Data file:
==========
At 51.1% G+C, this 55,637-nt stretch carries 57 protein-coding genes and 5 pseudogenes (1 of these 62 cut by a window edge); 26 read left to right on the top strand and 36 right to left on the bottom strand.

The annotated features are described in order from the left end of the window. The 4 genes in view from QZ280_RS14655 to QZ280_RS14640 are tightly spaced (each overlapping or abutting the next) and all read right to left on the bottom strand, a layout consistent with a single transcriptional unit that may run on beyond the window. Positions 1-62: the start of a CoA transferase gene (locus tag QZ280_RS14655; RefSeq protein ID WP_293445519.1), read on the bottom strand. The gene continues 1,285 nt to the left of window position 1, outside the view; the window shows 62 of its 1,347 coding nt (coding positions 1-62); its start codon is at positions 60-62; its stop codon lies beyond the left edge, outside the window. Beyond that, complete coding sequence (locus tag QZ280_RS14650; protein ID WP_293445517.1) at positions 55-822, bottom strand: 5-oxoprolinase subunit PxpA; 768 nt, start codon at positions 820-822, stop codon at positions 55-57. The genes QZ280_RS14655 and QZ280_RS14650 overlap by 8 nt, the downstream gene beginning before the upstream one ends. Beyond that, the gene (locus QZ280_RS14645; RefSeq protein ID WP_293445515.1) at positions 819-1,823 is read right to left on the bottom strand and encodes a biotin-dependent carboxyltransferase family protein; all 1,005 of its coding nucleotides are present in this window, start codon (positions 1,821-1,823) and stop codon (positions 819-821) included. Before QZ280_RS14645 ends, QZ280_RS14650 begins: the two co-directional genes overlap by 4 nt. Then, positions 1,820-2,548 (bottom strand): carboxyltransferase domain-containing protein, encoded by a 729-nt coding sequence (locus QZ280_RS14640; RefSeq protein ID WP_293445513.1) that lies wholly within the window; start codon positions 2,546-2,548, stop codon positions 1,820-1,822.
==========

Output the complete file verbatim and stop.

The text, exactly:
At 51.1% G+C, this 55,637-nt stretch carries 57 protein-coding genes and 5 pseudogenes (1 of these 62 cut by a window edge); 26 read left to right on the top strand and 36 right to left on the bottom strand.

The annotated features are described in order from the left end of the window. The 4 genes in view from QZ280_RS14655 to QZ280_RS14640 are tightly spaced (each overlapping or abutting the next) and all read right to left on the bottom strand, a layout consistent with a single transcriptional unit that may run on beyond the window. Positions 1-62: the start of a CoA transferase gene (locus tag QZ280_RS14655; RefSeq protein ID WP_293445519.1), read on the bottom strand. The gene continues 1,285 nt to the left of window position 1, outside the view; the window shows 62 of its 1,347 coding nt (coding positions 1-62); its start codon is at positions 60-62; its stop codon lies beyond the left edge, outside the window. Beyond that, complete coding sequence (locus tag QZ280_RS14650; protein ID WP_293445517.1) at positions 55-822, bottom strand: 5-oxoprolinase subunit PxpA; 768 nt, start codon at positions 820-822, stop codon at positions 55-57. The genes QZ280_RS14655 and QZ280_RS14650 overlap by 8 nt, the downstream gene beginning before the upstream one ends. Beyond that, the gene (locus QZ280_RS14645; RefSeq protein ID WP_293445515.1) at positions 819-1,823 is read right to left on the bottom strand and encodes a biotin-dependent carboxyltransferase family protein; all 1,005 of its coding nucleotides are present in this window, start codon (positions 1,821-1,823) and stop codon (positions 819-821) included. Before QZ280_RS14645 ends, QZ280_RS14650 begins: the two co-directional genes overlap by 4 nt. Then, positions 1,820-2,548 (bottom strand): carboxyltransferase domain-containing protein, encoded by a 729-nt coding sequence (locus QZ280_RS14640; RefSeq protein ID WP_293445513.1) that lies wholly within the window; start codon positions 2,546-2,548, stop codon positions 1,820-1,822.